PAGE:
silver-seranade.jpgIn Nancy J. Cohen’s latest, Silver Seranade, ace pilot Jace Vernon is forced to flee his home world after being framed for murder. He seeks justice, but S.I.N. agent Silver Malloy gets in his way. The platinum-haired beauty counters his every move in the quest to clear his name. As he makes it his mission to break down her defenses, he doesn’t count on the personal consequences of success.
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Detour to Murder by Jeff Sherratt

detour-to-murder.jpgFans of Jeff Sherratt’s mystery series have come to expect certain things from his novels. Jimmy O’Brien books are clever, gripping, and addictive. Known for their multi-layered suspense, Sherratt’s novels immerse the reader in the politics, society, and industry of Los Angeles in the 1970s, all the while maintaining a style more reminiscent of 1940s who-dunnit narratives than anything else. They’re classy, surprising, and endearing – in a murder mystery kind of way.
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A Cutthroat Business by Bente Gallagher

a-cutthroat-business.jpgBy Bente Gallagher

Recently, Bente Gallagher sent The Big Thrill the following interview about her new novel, A Cutthroat Business.

Tell us about the new book.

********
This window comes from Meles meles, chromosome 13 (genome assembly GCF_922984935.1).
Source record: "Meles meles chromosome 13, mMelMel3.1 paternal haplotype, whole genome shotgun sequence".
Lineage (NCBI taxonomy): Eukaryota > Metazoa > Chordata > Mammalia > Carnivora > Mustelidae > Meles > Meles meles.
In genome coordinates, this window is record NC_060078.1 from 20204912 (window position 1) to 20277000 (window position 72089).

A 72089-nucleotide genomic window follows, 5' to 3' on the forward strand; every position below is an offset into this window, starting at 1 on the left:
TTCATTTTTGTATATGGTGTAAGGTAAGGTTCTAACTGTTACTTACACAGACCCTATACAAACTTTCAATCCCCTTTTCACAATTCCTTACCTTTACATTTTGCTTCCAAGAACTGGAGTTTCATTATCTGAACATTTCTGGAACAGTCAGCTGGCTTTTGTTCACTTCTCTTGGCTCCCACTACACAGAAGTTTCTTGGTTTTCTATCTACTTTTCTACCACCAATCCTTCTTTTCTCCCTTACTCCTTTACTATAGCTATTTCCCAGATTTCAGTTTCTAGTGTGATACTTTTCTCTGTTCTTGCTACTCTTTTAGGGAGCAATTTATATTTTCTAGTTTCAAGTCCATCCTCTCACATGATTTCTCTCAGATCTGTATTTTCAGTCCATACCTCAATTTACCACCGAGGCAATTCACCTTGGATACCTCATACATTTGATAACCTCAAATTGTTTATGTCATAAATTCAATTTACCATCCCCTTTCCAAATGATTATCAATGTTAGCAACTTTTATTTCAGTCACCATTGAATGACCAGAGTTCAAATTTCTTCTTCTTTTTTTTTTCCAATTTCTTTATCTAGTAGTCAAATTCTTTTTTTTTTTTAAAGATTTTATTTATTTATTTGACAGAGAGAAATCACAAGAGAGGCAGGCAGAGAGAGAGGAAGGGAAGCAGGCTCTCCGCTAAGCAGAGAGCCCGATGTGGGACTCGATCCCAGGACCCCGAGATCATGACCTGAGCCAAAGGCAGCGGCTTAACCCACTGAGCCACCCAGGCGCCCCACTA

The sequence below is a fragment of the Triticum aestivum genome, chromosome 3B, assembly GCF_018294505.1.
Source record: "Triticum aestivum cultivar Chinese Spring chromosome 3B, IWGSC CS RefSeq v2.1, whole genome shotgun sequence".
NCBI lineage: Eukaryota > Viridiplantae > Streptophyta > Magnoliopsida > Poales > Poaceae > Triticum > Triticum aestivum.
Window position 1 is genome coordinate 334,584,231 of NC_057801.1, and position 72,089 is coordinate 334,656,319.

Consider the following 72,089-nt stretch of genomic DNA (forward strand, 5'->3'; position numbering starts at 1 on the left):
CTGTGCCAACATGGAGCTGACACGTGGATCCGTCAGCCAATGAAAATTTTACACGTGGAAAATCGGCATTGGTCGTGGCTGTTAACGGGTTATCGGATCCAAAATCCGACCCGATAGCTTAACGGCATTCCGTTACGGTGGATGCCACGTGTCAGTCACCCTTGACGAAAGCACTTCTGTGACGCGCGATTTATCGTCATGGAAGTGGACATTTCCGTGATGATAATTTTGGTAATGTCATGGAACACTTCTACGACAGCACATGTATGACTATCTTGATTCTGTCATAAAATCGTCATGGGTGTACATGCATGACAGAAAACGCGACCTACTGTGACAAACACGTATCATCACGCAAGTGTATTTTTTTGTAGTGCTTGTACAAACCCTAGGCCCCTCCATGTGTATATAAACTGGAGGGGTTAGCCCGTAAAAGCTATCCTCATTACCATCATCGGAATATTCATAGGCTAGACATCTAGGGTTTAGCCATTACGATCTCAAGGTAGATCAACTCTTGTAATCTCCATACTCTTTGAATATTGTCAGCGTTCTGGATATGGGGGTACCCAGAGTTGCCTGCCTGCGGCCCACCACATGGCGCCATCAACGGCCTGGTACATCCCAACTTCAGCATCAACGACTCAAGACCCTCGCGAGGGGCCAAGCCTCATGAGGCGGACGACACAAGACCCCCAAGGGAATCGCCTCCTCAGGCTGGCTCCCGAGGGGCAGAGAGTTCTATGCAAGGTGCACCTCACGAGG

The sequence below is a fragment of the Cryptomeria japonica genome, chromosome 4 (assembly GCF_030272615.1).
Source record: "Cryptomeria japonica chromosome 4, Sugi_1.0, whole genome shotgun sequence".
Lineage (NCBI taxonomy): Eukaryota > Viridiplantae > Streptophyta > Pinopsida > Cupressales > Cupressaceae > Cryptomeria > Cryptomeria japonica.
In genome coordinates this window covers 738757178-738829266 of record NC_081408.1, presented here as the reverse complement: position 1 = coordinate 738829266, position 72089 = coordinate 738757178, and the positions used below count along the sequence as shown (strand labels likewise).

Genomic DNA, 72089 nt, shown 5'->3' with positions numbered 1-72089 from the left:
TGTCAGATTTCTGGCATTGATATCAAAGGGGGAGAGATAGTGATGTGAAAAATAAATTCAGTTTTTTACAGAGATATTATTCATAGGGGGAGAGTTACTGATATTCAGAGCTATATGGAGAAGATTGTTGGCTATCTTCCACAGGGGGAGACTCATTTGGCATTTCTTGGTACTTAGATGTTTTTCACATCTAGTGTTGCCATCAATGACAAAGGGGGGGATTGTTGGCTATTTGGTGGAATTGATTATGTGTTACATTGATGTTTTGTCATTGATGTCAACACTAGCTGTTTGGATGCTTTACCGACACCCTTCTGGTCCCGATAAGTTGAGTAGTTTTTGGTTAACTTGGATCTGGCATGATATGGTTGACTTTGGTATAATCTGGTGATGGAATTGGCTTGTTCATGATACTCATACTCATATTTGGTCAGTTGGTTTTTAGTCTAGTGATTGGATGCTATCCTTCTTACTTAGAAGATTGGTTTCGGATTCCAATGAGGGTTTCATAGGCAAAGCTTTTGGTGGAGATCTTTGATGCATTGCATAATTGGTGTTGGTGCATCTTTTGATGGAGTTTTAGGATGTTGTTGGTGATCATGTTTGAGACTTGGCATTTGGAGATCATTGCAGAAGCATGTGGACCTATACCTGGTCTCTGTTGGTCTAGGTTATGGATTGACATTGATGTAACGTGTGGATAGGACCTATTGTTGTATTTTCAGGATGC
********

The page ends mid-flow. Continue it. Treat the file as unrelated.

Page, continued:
It’s the first book in a new series, featuring recovering Southern Belle Savannah Martin. Savannah has always been a good girl, always doing what was expected, fully expecting that if she does everything perfectly, everything will fall into place in its turn. When things don’t work out that way, she starts reassessing everything she’s always believed to be the truth and starts to build the kind of life she wants, not the one she’s expected to have. She gets her real estate license and starts plying her trade, and pretty much immediately finds herself tangled up in a murder mystery, when one of her colleagues is murdered in an empty house and Savannah is the one who stumbles over the body. It’s a part mystery, part romance, part suspense novel, with – according to one early reader – “enough wit and sexual chemistry to rival Janet Evanovich.” Can’t ask for better than that!
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The Hanging Tree by Bryan Gruley

the-hanging-tree.jpgBy Terry DiDomenico

Just the name fires up the imagination – Starvation Lake.

Even better, it’s a real place – a small town in Michigan that has folklore of its own. And following the dictum to write what you know, newcomer Bryan Gruley used the locale as the setting for his suspense novels, starting with last year’s Starvation Lake and continuing with this month’s release The Hanging Tree.